But Alex finds that she may have disturbed barely hidden secrets in her new home. As a chain of bizarre events is set off, events eerily familiar to those who have lived there for years, Alex realizes that she and her family might be in greater danger than ever before. And that the only way to protect them all is to confront the shadows lurking in Pine Ridge.

If Oscars were given out for opening chapters of a book, I’d hope Anna Downes would get one for this one. The opening chapter was deliciously creepy and drew me in right away. I instantly wanted to keep going. 

Alex is such a broken character. With a teenager (who’s good at being a teenager) and a baby still being breastfed, she’s clearly worn out and looking for something new. Add that she’s running from an abusive relationship and you have a woman so mentally exhausted even the smallest shadows will play on her mind. 

Alex’s story is told in the first person point of view (my favorite!) so we’re treated to the internal monologues of a person trying to stay connected with her disengaged teenaged son who clearly needs his mother now more than ever yet still care for a baby whose basic needs seem all consuming. I liked her instantly. I felt her weariness at life over all, her desire to constantly run away and her fierce love for her children.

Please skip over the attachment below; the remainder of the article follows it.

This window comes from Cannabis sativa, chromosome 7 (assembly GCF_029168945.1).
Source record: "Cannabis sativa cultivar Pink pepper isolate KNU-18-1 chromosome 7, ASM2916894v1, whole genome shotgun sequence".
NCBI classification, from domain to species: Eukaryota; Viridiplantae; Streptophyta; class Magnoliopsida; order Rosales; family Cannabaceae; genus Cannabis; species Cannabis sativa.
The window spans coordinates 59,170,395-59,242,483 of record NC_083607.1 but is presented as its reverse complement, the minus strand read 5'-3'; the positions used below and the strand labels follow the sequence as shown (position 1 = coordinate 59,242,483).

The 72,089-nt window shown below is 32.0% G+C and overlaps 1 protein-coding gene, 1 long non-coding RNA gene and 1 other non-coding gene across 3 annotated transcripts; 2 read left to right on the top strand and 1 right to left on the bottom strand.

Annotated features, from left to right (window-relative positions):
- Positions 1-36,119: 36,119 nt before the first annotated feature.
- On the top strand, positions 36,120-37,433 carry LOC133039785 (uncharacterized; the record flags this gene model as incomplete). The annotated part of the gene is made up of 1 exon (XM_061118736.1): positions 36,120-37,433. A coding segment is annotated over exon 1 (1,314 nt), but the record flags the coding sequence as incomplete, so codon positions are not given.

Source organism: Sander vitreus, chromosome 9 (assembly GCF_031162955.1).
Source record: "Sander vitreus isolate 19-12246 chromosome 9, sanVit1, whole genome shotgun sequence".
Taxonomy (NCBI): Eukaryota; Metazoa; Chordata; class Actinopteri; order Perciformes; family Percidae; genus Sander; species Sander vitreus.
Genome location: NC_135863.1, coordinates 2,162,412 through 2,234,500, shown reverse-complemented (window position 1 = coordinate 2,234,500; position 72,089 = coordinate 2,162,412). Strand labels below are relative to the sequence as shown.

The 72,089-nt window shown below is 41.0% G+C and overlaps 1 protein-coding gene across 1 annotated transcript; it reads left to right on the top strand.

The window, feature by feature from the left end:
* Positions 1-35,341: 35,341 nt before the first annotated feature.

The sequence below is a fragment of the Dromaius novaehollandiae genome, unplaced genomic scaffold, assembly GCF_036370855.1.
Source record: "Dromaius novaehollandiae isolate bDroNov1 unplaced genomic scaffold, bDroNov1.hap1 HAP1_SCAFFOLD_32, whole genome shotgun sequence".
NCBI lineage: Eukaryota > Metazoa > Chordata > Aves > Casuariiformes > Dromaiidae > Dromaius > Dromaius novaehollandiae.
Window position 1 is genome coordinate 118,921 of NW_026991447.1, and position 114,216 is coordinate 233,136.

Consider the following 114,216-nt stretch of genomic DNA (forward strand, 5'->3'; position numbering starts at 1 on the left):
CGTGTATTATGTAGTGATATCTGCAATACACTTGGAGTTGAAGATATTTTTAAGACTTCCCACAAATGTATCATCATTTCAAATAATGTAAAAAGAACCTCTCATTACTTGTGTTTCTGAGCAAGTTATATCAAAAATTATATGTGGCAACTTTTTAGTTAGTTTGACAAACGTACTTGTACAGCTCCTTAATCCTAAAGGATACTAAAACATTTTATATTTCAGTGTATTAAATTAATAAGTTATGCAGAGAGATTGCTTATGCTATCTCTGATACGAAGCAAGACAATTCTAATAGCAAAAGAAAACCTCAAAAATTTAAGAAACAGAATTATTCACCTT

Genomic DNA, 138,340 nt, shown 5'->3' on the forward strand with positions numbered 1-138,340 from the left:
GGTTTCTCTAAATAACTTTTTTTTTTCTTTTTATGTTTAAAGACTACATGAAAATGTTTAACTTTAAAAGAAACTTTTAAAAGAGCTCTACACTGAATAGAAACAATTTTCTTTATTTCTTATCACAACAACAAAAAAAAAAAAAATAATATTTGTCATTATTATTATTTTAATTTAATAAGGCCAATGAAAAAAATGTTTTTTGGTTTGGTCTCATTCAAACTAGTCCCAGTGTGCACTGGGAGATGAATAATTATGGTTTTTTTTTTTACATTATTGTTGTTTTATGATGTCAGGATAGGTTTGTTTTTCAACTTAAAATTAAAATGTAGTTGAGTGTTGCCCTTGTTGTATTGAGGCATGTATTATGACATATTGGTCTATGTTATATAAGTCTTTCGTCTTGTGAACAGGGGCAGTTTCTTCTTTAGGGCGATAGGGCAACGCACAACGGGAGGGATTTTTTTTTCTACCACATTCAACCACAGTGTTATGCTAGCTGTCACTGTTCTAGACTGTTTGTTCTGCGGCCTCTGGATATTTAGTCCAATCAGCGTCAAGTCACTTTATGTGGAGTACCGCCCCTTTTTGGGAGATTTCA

Renee’s story is told in 3rd person but we are also treated to a kaleidoscope of emotion. I placed Renee at around the same age as Alex. While Alex has a baby to contend with, Renee has two overbearing, interruptive and opinionated parents to deal with. She feels their constant judgment of her as a wife and a mother while standing in the gap between them and her husband and her son, trying to keep the peace. 

In the midst of all of this is a creepy force attempting to steal their children and their lives. It disrupts the very fabric of the lives of these two women at the very worst of times. It plays on their minds, steals their peace and leaves both women hopeless. 

I really loved how these two stories were written. The events in Alex’s and Renee’s lives are lived perpendicular to each other at first but later in the story, they intersect in a most shocking reveal which I did not see coming. 

I loved the ending. Just when you thought it was all over, it really wasn’t. Not until the very end and I have to say, I was so pleased with the ending each character got. It wasn’t unbelievable in any way. 

If I have a critique at all, it’s how Renee’s parents were written. They could have been written as the insane, overbearing, judgmental people they were without adding in the Christian element. This is more of a personal remark as we Christians are almost always portrayed as Bible-thumping, unloving, calling Satan down, unreasonable people when most of us are not and most of us would not act like they did with our families. That being said, I will also add that it works well in this story. Go figure. 

My recommendation is to read this! It’s not scary but it is creepy and will keep you engaged from the first page to the very last. 

NOTE – Thanks to NetGalley and Minotaur Books for this eARC in exchange for an honest review. 

⭐ ⭐ ⭐ ⭐